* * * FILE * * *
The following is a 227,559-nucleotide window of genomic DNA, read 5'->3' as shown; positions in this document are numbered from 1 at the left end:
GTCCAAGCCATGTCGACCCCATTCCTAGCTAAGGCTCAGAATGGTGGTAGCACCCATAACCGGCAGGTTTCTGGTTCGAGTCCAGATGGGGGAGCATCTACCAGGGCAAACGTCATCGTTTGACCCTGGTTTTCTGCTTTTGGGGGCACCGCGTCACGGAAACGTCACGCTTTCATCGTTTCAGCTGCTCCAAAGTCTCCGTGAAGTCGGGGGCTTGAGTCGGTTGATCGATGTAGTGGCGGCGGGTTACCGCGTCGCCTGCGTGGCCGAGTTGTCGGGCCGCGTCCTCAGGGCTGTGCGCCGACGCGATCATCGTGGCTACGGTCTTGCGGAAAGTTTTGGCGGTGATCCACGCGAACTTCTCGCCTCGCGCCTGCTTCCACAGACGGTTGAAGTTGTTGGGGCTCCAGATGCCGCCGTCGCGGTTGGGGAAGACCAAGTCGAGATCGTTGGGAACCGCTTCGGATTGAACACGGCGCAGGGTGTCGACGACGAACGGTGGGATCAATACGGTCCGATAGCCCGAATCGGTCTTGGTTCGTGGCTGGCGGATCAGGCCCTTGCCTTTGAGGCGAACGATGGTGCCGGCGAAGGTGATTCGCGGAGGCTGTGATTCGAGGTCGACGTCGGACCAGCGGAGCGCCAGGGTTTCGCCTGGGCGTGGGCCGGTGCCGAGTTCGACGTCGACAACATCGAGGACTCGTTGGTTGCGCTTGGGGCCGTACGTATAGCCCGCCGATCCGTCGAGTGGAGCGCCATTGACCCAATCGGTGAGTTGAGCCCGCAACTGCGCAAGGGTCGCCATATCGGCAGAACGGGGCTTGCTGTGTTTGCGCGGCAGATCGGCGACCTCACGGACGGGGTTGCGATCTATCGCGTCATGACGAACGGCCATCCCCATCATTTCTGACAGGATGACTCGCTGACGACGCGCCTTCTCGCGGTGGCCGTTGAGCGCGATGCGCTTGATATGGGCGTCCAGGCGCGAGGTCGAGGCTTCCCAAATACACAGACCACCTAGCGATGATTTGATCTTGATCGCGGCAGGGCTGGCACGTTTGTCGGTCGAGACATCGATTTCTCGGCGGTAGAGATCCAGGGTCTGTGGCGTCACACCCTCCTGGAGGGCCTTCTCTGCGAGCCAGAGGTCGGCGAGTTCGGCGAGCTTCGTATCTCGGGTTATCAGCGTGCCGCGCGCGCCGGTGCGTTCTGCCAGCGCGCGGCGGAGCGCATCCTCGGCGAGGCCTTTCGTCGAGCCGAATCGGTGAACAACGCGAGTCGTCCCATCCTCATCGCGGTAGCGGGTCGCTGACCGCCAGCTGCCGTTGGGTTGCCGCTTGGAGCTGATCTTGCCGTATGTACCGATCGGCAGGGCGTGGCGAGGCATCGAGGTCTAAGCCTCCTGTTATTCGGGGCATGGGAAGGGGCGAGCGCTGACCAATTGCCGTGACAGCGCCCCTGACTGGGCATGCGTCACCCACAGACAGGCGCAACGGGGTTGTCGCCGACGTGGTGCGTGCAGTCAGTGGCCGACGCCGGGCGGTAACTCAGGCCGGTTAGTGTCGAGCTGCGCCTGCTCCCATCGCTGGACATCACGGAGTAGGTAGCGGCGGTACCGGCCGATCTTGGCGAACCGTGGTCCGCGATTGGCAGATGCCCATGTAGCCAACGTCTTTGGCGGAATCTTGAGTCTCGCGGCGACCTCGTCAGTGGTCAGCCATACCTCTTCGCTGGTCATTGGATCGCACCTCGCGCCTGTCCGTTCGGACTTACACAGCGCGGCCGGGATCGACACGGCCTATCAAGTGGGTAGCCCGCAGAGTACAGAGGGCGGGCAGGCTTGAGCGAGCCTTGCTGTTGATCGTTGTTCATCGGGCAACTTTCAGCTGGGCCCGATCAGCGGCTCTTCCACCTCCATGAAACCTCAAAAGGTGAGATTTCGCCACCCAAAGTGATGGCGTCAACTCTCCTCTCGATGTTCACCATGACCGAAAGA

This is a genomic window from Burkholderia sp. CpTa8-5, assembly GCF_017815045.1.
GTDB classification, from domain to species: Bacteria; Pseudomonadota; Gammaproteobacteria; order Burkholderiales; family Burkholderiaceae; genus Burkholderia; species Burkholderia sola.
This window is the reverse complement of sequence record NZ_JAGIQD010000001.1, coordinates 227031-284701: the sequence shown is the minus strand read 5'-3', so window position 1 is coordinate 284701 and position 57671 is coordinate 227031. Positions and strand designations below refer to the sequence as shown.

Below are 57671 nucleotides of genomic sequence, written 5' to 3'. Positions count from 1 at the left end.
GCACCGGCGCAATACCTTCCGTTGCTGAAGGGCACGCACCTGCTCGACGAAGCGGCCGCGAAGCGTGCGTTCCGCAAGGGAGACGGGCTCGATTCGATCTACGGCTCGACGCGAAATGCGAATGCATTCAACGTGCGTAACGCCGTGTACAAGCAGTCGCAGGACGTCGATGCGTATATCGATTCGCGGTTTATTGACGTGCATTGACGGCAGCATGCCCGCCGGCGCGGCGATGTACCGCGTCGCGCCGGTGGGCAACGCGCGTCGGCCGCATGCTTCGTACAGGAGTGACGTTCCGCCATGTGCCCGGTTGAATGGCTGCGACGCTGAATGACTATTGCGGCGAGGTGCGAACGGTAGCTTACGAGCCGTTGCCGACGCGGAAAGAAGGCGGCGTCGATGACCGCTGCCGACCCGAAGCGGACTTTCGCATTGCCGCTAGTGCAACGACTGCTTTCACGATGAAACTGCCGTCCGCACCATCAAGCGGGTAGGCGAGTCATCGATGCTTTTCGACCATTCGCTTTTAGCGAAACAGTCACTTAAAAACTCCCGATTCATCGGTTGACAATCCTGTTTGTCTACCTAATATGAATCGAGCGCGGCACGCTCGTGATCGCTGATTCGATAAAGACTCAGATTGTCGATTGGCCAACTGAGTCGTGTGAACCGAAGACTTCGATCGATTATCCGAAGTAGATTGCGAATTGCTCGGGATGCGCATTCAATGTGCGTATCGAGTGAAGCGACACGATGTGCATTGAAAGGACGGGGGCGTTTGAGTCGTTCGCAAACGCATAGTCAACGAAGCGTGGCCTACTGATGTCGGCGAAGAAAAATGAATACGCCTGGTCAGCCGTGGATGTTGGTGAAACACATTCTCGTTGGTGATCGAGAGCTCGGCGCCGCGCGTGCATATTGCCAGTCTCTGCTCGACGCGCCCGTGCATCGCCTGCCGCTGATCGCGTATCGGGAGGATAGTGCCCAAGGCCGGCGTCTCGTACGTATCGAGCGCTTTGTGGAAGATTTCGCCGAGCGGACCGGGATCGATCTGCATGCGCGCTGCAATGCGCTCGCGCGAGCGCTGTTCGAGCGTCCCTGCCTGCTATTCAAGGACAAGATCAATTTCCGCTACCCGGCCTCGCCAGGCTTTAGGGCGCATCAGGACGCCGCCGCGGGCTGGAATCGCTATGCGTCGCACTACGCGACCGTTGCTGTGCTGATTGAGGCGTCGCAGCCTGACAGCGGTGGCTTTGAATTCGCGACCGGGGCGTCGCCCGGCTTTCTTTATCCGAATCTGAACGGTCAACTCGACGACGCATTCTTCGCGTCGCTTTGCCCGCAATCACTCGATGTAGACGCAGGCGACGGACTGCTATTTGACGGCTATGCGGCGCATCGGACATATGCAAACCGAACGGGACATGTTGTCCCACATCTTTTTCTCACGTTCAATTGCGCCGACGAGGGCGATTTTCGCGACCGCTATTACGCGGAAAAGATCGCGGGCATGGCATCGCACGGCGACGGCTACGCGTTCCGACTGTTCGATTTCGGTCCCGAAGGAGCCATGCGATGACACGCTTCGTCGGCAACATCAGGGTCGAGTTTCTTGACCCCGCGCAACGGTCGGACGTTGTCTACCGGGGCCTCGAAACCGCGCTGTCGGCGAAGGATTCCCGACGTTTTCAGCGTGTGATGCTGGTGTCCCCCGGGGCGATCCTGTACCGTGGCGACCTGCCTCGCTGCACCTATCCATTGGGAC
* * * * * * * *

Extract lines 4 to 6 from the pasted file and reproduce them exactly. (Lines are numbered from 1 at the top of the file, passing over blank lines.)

GTDB classification, from domain to species: Bacteria; Pseudomonadota; Gammaproteobacteria; order Burkholderiales; family Burkholderiaceae; genus Burkholderia; species Burkholderia sola.
This window is the reverse complement of sequence record NZ_JAGIQD010000001.1, coordinates 227031-284701: the sequence shown is the minus strand read 5'-3', so window position 1 is coordinate 284701 and position 57671 is coordinate 227031. Positions and strand designations below refer to the sequence as shown.

Below are 57671 nucleotides of genomic sequence, written 5' to 3'. Positions count from 1 at the left end.